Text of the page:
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Massive heat spike this weekend. Suggestions?


#1

We are supposed to get to 119F(48.3C) on Sunday and Monday coming up. My hive location usually registers about 10 degrees higher then the reported high for any day in question, as it gets no shade and sits on a concrete pad. Which means my hives could hit 130 F(54.4C). I am planning to set up some shade for them that should keep them in the shade from morning until mid to late afternoon.

Is there anything else I can, or should do for them?


#2

Hi Adam, I think that will be an excellent improvement. The other thing is to make sure they have access to water & your entrance is full width. The odd damping down with a hose wouldn’t hurt either.

We have a hundred mills of rain coming on Sunday as well as quite cool I imagine. I think my fire will be going all day.


#3

Yeah

I agree with Jeff, good to keep the concrete pad wet as well. As it evaporates, it could have a cooling affect above on the hive. Keep yourself cool too with a cold one.


#4

I keep the house cool by watering all the garden and lawn front and back of the house.

If you were to hose all the area (really drench it) around and under the hives the bees will have a water source and then any wind will evaporate and cool the rising air


#5

I would put some beers in the freezer and take them out for consumption just before they freeze.
The bees will take care of themselves but you should do whatever makes you think you are helping them.
Don’t sweat it lol!


#6

Maybe attach misters to you shade?


#7

A beach umbrella over the hive during the hottest part of it day will help too.


#8

What I do for my chooks (chickens) on super hot days is to get a hessian (burlap) sack and get it soaking wet. Then I hang them around their coop…I imagine the same could be done over or near the hive box? As it evaporates it cools the air. I automate this by using drip irrigation on a timer to keep the burlap wet. Got the idea from the old fashioned coolers, ‘Coolgardie Safe’.

We sometimes get 10 days in a row over 40 C degrees in Adelaide, Australia, almost as hot as Arizona. :slight_smile:


#9

[quote=“adagna, post:1, topic:7511”]
We are supposed to get to 119F(48.3C) on Sunday and Monday coming up…[/quote]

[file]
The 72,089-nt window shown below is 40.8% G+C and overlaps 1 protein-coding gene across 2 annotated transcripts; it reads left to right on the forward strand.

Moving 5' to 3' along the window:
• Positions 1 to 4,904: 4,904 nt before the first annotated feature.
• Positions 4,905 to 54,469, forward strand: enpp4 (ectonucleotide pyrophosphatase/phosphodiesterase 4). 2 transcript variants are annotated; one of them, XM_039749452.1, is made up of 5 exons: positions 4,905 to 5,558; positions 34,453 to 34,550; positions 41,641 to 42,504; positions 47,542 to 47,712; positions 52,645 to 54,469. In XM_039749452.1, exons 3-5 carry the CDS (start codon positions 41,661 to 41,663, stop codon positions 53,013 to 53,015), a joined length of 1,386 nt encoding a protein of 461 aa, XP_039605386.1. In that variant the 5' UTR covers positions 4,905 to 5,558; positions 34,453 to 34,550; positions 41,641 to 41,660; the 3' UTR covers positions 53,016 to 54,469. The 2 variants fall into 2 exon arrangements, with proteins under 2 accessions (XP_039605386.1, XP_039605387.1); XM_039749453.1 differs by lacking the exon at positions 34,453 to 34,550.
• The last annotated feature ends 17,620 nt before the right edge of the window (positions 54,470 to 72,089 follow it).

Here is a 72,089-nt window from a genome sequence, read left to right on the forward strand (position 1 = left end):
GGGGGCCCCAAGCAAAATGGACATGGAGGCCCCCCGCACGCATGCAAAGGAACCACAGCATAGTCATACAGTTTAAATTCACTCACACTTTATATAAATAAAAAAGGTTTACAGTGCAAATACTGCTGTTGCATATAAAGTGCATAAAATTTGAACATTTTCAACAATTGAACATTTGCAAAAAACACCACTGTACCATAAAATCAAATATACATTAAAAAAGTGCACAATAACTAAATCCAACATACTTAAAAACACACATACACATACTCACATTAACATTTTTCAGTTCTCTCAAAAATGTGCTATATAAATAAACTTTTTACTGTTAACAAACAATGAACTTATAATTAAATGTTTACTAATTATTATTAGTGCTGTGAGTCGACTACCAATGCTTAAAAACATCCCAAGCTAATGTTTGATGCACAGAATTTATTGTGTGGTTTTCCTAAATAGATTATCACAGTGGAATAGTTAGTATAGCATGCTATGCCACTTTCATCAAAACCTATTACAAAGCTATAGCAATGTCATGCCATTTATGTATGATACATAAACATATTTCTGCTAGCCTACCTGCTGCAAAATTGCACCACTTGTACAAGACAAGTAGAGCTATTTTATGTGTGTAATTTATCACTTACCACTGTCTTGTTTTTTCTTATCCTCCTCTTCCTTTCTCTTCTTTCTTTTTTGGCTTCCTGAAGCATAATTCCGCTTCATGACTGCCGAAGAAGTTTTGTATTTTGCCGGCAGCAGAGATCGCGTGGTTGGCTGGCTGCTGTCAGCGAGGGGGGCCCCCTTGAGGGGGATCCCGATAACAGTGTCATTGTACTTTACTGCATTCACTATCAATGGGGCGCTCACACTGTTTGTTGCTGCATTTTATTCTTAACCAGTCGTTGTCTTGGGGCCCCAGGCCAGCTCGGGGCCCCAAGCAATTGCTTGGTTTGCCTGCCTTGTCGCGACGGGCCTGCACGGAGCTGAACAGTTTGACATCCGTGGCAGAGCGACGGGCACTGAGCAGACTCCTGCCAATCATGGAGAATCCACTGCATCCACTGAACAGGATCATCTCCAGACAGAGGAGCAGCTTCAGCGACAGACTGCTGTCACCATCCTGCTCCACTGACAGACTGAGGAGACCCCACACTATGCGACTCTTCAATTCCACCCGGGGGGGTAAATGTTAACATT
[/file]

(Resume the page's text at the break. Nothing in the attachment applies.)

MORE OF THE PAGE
@adagna now that’s just stoopid temperatures… What’s the humidity?.


#10

Minus 10% :smile: Seriously though, it will be very low - Adam lives in a true desert.


#11

Humidity is forecasted to be 5-6% on those two days.


#12

Now that is a brilliant idea, if you had chooks, you could place the hive near the chooks so you could extend the burlap a bit further for the bees & cool the chooks & bees in the one operation.

Also if you need to remove any drone comb, I’m sure the chooks would be happy to relieve you of it. Then you get it back in eggs:)


#13

So far I have not seen any drone comb or drones in the hive. But unfortunately the hives are across the yard from thei chickens


#14

Hi Adam, the drone comb will follow, once the colony has the amount of workers it requires. I guess it all depends on the time of the season, whether the bees think there will be any virgin queens around that need to be mated.

Coming out of winter, they’ll make lots of drones if given the chance. I try to limit the amount they can make so I can get a good workforce & reduce the risk of SHB infestation.


#15

Honeyed eggs don’t appeal to a chef??? Surely it is worth moving the hives for that experiment? :smiling_imp:


#16

@adagna Adam there is reason to believe putting Bees in with Chooks has other benefits. There is a new Beek in Darwin (Australia) who now has less chalk brood since putting the bees in with the chooks.

I’m of the conclusion -Chalk brood is spread by a fungus and if the chooks eat the mummified Bees there are less spores to go around and reinfect the hive.

I also came to the conclusion, if you have Small Hive Beetles the chooks will love to feast on the SHB larvae and beetles so less chance for the SHB to multiply and become a pest.

If SHB come to this country I may well consider chooks as a method of IPM - Integrated Pest Management

Food For Thought - Food for Chooks really, and both will beneifit


#17

Hi Adam, that’s an interesting theory about SHB, however the chooks wont eat the ones that exit the hive at night & I think that’s when most of them do exit. You really don’t want your hive to get infested in the first place, in that case you won’t have any beetle larvae exiting the hive. Actually if your hive gets to the point where beetle larvae start exiting the hive, it’s kind of too late. Your hive has been slymed & in need of some urgent attention.


#18

We just make sure that the roof above the hive stands is big enough to provide shade, make sure that the roof is slanted (ventilation), make sure there is enough water and make sure there is ventilation possibilities in the hive (bottom board closed, top vent opening and bottom slot big enough for bees to keep venting. It seems to work without problems. Your low humidity should enable the bees to use effective evaporation as cooling, your 1" thick hives should provide enough insulation. As long as the sun does not strike the hives directly…


#19

unfortunately all of that was not enough, and they succumbed. I am on the hunt for a new batch of bees now and praying for cooler weather…


#20

Wow ! Sorry to hear about your loss. I’m just dealing with swarming. It’s a learning curve … Really didn’t worry about much of this in the 1950’s n 60’s. I’d loss some n catch some. Only gotten one swarm this season so far. Love to just get one more good swarm !

Hope you find some more bees !

Gerald.